Oliver Typewriter Co. v. Vance

Decision Date06 June 1911
Docket NumberNo. 7,140.,7,140.
Citation48 Ind.App. 21,95 N.E. 327
CourtIndiana Appellate Court


Appeal from Circuit Court, Fayette County; George L. Gray, Judge.

Action by Charles F. Vance against the Oliver Typewriter Company. From a judgment for plaintiff, defendant appeals. Affirmed.

Neff & Johnston and Theop. J. Moll, for appellant. Chas. F. Vance, pro se.


Appellee recovered judgment against appellant for $70, from which this appeal is taken.

The errors assigned are (1) that the amended complaint does not state facts sufficient to constitute a cause of action; and (2) the overruling of appellant's motion for a new trial. The new trial was asked on the ground that the verdict of the jury is not sustained by sufficient evidence and is contrary to law; also, that the damages are excessive. The amended complaint averred, in substance, that appellee was employed by appellant at its special instance and request as its representative and salesman, and was continued in said employment for one month; that appellant agreed to pay him for his services the sum of $50 per month and expenses amounting in all to $75; that no part thereof has been paid, and there is due appellee the sum of $75. Prayer for $100. Immediately following the body of the complaint is the heading, Bill of Particulars,” showing an account of $50 for salary and $45 for meals, and two other items of $1 each, aggregating $97.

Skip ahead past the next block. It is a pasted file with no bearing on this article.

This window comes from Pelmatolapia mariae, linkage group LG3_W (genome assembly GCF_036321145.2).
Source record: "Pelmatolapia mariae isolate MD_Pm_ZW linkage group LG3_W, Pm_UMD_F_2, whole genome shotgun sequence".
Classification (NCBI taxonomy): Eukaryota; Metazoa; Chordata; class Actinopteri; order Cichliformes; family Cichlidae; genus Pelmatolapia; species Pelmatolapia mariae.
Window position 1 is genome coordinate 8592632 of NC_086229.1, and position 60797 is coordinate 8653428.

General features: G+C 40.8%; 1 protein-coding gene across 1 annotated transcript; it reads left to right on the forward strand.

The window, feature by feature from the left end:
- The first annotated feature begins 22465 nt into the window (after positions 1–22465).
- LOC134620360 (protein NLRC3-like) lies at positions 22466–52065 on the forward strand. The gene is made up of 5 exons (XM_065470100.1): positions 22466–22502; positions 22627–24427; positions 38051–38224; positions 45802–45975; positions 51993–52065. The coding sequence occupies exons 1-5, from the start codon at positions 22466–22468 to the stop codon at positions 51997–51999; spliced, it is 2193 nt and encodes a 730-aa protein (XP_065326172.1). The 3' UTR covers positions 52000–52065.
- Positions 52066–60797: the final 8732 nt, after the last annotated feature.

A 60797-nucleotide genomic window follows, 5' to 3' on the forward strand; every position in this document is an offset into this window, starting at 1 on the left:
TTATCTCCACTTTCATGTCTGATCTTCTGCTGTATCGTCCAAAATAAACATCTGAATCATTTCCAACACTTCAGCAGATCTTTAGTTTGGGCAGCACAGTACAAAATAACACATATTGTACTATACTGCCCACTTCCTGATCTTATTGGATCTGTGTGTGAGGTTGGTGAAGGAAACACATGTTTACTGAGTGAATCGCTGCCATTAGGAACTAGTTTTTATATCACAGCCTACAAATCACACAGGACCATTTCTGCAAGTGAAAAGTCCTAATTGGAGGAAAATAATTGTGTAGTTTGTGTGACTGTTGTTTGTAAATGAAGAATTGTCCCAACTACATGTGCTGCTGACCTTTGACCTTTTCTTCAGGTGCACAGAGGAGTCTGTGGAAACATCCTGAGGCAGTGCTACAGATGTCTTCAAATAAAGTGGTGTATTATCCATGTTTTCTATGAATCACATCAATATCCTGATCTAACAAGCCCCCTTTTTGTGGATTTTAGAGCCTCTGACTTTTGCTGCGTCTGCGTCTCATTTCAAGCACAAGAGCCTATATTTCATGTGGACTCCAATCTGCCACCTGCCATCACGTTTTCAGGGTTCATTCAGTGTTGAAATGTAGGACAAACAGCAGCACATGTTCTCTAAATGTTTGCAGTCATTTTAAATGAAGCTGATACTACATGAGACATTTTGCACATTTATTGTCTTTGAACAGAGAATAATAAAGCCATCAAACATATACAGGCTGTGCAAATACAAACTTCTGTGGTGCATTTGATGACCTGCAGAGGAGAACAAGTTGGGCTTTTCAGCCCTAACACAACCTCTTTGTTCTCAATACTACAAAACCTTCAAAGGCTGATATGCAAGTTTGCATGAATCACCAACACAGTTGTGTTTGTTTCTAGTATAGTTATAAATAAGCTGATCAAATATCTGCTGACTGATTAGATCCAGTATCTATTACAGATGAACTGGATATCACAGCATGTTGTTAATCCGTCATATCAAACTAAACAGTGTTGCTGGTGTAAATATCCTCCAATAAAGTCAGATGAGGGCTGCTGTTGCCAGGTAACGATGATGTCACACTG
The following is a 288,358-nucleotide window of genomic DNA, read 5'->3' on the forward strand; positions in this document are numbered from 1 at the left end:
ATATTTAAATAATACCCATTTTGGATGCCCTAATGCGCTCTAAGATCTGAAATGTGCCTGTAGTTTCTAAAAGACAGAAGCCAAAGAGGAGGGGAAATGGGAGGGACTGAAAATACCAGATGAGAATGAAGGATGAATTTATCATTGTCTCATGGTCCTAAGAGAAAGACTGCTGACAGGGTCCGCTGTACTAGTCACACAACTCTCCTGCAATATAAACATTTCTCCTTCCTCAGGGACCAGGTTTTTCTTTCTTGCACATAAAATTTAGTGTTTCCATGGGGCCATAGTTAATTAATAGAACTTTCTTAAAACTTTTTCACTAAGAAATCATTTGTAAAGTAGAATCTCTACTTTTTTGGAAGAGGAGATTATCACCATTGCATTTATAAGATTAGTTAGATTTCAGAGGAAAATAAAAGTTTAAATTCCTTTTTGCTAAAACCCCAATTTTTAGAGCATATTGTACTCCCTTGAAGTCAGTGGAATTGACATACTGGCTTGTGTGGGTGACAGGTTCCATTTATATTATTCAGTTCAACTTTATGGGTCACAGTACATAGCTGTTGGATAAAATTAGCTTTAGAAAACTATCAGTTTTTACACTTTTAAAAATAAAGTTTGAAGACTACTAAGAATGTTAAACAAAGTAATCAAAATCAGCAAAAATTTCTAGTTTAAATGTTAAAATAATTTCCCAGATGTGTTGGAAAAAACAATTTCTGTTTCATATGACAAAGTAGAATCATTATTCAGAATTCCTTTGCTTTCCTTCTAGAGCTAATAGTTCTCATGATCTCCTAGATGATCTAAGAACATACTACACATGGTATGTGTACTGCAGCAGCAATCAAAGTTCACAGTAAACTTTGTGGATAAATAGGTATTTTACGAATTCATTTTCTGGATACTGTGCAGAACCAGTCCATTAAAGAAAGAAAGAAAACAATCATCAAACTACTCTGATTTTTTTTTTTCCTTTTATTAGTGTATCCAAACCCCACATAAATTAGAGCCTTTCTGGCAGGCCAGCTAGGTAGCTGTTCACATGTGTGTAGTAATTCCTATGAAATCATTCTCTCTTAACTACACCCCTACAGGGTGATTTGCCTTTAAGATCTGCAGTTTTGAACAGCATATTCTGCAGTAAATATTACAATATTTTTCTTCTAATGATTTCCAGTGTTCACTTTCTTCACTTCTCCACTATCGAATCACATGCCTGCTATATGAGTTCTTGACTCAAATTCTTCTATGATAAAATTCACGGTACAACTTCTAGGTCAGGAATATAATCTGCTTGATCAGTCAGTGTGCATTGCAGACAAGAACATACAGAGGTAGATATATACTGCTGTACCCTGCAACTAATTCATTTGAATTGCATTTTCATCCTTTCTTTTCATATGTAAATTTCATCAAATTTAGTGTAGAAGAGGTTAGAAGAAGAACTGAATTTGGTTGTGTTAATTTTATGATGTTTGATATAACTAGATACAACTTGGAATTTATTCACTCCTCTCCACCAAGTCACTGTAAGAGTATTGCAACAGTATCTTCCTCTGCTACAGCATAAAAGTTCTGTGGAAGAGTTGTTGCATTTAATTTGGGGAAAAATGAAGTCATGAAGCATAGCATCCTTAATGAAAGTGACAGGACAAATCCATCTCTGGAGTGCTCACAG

[1] Appellant contends that the amended complaint is identical with the original, and that, as a demurrer was presented and overruled to the original complaint, he should have the benefit of that demurrer here. But the filing of the amended complaint took the original complaint and all rulings thereon out of the record, and the amended complaint is questioned for the first time by the assignment of errors. Tague v. Owens et al., 11 Ind. App. 200, 38 N. E. 541;Efroymson et al. v. Smith, 29 Ind. App. 451, 63 N. E. 328.

[2] The principal objection urged to the amended complaint is that the bill of particulars is not referred to in the complaint, or in any way made a part thereof, though it immediately follows the body of the complaint. The pleading is not to be commended, but when the sufficiency of the complaint is questioned after verdict by motion in arrest of judgment, or by assignment of error, as in this case, all intendments are in favor of the pleading, and, if there is not a total failure to state some essential element of the right of recovery and the complaint state facts sufficient to bar another suit for the same cause of action, the verdict cures all other defects, and the complaint will be held sufficient to sustain the judgment. Peoria, etc., R. Co. v. Attica, etc., R. Co., 154 Ind. 218, 221, 56 N. E. 210...

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